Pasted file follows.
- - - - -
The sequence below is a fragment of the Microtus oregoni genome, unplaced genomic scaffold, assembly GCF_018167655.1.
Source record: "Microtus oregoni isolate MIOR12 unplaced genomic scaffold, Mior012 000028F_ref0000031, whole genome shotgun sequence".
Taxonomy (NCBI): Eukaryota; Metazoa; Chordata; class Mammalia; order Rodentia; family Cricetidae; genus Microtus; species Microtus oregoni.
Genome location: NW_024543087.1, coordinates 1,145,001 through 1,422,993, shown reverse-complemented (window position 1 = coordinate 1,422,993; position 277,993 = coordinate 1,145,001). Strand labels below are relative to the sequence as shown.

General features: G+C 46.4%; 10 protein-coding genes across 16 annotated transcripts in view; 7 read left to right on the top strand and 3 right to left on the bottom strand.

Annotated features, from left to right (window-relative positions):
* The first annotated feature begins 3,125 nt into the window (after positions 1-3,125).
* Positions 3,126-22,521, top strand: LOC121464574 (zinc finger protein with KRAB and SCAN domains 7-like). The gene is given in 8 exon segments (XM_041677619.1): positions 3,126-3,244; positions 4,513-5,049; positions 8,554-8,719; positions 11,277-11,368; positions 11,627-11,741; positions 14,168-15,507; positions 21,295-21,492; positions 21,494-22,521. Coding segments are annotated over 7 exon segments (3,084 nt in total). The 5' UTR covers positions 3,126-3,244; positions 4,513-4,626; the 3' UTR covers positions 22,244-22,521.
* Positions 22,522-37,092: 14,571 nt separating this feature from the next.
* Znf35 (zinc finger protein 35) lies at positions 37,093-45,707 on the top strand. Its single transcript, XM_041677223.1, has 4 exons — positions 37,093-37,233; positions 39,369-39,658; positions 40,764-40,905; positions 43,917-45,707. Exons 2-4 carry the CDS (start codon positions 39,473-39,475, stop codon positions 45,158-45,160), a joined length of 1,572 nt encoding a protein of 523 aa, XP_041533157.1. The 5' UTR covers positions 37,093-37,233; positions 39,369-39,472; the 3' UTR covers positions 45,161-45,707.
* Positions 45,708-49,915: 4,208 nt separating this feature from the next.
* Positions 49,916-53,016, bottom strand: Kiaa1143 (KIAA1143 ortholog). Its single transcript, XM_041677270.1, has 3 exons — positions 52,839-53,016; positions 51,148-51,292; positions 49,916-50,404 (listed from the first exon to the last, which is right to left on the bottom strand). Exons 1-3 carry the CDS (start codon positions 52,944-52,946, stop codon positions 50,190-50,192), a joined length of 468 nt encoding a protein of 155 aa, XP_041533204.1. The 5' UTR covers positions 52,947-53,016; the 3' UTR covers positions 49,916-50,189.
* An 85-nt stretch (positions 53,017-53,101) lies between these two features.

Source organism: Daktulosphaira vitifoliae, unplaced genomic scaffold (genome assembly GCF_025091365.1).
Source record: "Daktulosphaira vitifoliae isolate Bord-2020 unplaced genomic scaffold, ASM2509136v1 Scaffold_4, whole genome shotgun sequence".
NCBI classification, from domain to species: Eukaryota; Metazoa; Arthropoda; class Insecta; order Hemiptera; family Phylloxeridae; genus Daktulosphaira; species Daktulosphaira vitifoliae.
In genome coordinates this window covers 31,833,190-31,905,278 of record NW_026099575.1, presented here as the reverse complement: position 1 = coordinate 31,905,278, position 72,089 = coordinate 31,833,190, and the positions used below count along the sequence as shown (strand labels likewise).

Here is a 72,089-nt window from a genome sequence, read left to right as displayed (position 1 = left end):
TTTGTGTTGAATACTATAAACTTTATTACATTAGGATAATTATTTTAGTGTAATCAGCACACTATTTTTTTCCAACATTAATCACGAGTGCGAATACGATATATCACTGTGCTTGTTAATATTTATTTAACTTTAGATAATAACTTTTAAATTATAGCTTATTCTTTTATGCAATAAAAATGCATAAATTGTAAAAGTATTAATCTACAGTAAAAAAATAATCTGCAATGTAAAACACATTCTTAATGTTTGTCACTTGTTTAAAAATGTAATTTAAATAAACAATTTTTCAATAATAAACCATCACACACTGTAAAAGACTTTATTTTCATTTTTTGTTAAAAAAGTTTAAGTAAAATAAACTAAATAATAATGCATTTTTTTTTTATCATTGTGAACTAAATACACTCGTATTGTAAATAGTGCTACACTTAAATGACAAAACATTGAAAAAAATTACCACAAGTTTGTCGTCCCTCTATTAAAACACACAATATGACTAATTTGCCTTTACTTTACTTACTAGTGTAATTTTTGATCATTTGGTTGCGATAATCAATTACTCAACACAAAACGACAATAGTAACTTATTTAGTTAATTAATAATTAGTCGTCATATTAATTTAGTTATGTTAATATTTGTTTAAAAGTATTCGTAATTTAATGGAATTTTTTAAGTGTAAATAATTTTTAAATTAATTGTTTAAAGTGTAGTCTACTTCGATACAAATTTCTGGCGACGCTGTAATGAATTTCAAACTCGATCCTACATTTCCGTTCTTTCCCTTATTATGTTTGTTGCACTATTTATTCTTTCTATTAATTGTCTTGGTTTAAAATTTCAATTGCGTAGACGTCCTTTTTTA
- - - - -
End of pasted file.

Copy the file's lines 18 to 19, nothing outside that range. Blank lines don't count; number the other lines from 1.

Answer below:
Here is a 72,089-nt window from a genome sequence, read left to right as displayed (position 1 = left end):
TTTGTGTTGAATACTATAAACTTTATTACATTAGGATAATTATTTTAGTGTAATCAGCACACTATTTTTTTCCAACATTAATCACGAGTGCGAATACGATATATCACTGTGCTTGTTAATATTTATTTAACTTTAGATAATAACTTTTAAATTATAGCTTATTCTTTTATGCAATAAAAATGCATAAATTGTAAAAGTATTAATCTACAGTAAAAAAATAATCTGCAATGTAAAACACATTCTTAATGTTTGTCACTTGTTTAAAAATGTAATTTAAATAAACAATTTTTCAATAATAAACCATCACACACTGTAAAAGACTTTATTTTCATTTTTTGTTAAAAAAGTTTAAGTAAAATAAACTAAATAATAATGCATTTTTTTTTTATCATTGTGAACTAAATACACTCGTATTGTAAATAGTGCTACACTTAAATGACAAAACATTGAAAAAAATTACCACAAGTTTGTCGTCCCTCTATTAAAACACACAATATGACTAATTTGCCTTTACTTTACTTACTAGTGTAATTTTTGATCATTTGGTTGCGATAATCAATTACTCAACACAAAACGACAATAGTAACTTATTTAGTTAATTAATAATTAGTCGTCATATTAATTTAGTTATGTTAATATTTGTTTAAAAGTATTCGTAATTTAATGGAATTTTTTAAGTGTAAATAATTTTTAAATTAATTGTTTAAAGTGTAGTCTACTTCGATACAAATTTCTGGCGACGCTGTAATGAATTTCAAACTCGATCCTACATTTCCGTTCTTTCCCTTATTATGTTTGTTGCACTATTTATTCTTTCTATTAATTGTCTTGGTTTAAAATTTCAATTGCGTAGACGTCCTTTTTTA